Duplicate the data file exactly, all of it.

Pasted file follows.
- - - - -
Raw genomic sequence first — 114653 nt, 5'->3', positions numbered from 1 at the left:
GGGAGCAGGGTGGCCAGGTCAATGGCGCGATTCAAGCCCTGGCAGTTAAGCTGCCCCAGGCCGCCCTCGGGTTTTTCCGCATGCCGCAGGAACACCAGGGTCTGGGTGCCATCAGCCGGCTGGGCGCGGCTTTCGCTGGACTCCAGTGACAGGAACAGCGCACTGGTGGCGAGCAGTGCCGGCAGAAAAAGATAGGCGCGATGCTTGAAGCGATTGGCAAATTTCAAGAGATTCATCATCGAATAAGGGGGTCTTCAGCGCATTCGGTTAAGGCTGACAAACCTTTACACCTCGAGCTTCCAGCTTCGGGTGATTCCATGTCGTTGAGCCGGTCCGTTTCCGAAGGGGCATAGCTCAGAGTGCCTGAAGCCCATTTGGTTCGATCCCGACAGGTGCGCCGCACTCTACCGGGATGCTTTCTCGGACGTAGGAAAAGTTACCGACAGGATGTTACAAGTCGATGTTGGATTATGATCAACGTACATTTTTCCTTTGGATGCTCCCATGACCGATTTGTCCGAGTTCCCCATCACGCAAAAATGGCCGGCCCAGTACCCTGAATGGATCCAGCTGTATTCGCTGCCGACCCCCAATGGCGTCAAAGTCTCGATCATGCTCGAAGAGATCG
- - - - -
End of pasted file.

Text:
Raw genomic sequence first — 114653 nt, 5'->3', positions numbered from 1 at the left:
GGGAGCAGGGTGGCCAGGTCAATGGCGCGATTCAAGCCCTGGCAGTTAAGCTGCCCCAGGCCGCCCTCGGGTTTTTCCGCATGCCGCAGGAACACCAGGGTCTGGGTGCCATCAGCCGGCTGGGCGCGGCTTTCGCTGGACTCCAGTGACAGGAACAGCGCACTGGTGGCGAGCAGTGCCGGCAGAAAAAGATAGGCGCGATGCTTGAAGCGATTGGCAAATTTCAAGAGATTCATCATCGAATAAGGGGGTCTTCAGCGCATTCGGTTAAGGCTGACAAACCTTTACACCTCGAGCTTCCAGCTTCGGGTGATTCCATGTCGTTGAGCCGGTCCGTTTCCGAAGGGGCATAGCTCAGAGTGCCTGAAGCCCATTTGGTTCGATCCCGACAGGTGCGCCGCACTCTACCGGGATGCTTTCTCGGACGTAGGAAAAGTTACCGACAGGATGTTACAAGTCGATGTTGGATTATGATCAACGTACATTTTTCCTTTGGATGCTCCCATGACCGATTTGTCCGAGTTCCCCATCACGCAAAAATGGCCGGCCCAGTACCCTGAATGGATCCAGCTGTATTCGCTGCCGACCCCCAATGGCGTCAAAGTCTCGATCATGCTCGAAGAGATCG